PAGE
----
Acorn Andalucian Walking Holidays

Jimena de la Frontera, Andalucia, Spain



The Parque Natural de los Alcornocales covers 170,000 hectares of forested mountain ranges. These buckled and folded mountains are not of great height but are of outstanding natural beauty, with a complex geology. The majority of the park is covered in cork oak woodland. As a terrestrial habitat this is second only to tropical rain forest for biodiversity.

Mirador Track
Rio Hozgarganta
The cork oak Quercus suber is the most noticeable member of this ecosystem. It is generally the largest tree in the canopy, though not always. What really stands out about these trees are the stripped trunks and lower branches which are blood red when freshly cut. The cork oaks of southern Spain and Portugal along with a smaller area in Italy produce most of the world's cork.
The fauna include roe and fallow deer, foxes, badgers, martins, genets and mongoose, many lizards and snakes, turtles and frogs. Insects include praying mantis, scorpions, giant centipedes and numerous crickets, grasshoppers and cicadas. The successful re-introduction of the Iberian Lynx in the nearby Donana National Park, has lead to them being spotted in the Alcornocales Park near to the villages of Jimena, Gaucin and Ronda

Although the weather can vary considerably from the coastal south to the mountainous northern borders of the park, it is generally hot and dry from May until mid September. The rest of the year is mostly warm with periods of heavy rain, short spells of cold weather with the occasional overnight frost. There are several valleys in the park that have very localised weather systems. The resulting microclimates support unique plant communities with species that were left behind after the last glacial period.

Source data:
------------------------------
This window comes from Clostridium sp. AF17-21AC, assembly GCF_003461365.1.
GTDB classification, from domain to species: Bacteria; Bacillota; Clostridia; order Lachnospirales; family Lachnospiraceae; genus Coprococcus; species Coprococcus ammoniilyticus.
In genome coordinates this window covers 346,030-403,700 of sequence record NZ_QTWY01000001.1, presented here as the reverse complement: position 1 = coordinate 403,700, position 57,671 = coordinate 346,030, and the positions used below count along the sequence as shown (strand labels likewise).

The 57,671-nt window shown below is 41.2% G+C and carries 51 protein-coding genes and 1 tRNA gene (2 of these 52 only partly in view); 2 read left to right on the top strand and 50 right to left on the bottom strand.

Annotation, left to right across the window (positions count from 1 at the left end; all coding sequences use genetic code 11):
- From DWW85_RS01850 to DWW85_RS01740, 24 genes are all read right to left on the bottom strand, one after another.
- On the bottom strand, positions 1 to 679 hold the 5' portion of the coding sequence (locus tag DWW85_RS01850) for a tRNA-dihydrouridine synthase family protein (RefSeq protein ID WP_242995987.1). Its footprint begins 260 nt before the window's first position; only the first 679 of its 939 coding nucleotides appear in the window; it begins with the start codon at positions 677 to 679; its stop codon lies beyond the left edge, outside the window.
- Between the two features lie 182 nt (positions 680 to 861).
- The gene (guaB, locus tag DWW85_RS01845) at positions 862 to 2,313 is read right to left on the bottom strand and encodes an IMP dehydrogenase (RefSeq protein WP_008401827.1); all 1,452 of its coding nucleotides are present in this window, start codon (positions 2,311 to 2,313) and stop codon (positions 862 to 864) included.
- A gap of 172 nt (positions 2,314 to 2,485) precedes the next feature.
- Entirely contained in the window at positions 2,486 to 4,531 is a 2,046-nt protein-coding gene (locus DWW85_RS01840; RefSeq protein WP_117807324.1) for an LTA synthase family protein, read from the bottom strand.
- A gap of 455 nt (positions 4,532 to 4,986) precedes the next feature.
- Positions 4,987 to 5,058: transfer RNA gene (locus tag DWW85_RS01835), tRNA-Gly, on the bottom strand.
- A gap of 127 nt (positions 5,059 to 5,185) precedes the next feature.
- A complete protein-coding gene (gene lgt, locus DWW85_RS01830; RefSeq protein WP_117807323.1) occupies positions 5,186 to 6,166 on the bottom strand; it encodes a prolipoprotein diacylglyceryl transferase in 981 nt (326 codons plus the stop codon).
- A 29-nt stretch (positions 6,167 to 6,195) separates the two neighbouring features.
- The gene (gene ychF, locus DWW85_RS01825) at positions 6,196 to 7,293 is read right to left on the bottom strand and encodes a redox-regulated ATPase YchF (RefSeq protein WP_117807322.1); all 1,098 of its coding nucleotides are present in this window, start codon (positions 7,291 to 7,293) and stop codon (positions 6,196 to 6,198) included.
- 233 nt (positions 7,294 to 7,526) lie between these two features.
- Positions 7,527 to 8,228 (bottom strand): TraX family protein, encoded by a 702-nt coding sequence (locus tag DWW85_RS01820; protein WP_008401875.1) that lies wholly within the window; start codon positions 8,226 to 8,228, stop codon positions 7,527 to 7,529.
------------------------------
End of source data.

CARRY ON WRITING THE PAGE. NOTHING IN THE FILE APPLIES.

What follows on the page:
During the summer months, skilled workers use axes to strip the "bark" from the cork oaks. In fact this is not bark proper, but a product of a symbiotic relationship between the tree and a fungus. The axe men work with mule drivers who gather the stripped cork and carry it to a patio where it is weighed and stacked ready for transportation to the buyer's yard.

The cork is harvested once every nine years and represents the most intensive use of this wilderness. In addition, firewood, speciality woods and mushrooms are also cropped seasonally. This system of use has been sustained for over two thousand years.

However, it is the bird population that is the truly magnificent feature of this area. Songbirds abound, some of which are familiar to northern Europeans but most are Mediterranean residents or visitors from Africa. Colonies of storks, flocks of cattle egrets and the more solitary herons are everyday sights. Several species of eagle and vultures are resident but also visit from across the straits. Owls, buzzards, kites, falcons and kestrels are common birds here. The other main group of birds are the true migrants, who make the journey down through Europe funnelling into Andalucia in order to cross the Straits of Gibraltar to overwinter on the African subcontinent. Migrants from Africa are often seen in the Park recovering after making the crossing. If the weather on the coast is bad, vast flocks of birds rest and wait on the fringes of the park, until the weather improves enough for them to make the crossing south.

It is not easy adequately to describe the profusion of wild flowers in Andalucia. One botanist stated that 80% of all the wild flower species in Europe are to be found in the Iberian Peninsular and 80% of these are found growing in Andalucia.

Casares from Christalina??

Walking group at ruined mill

Gaucin Castle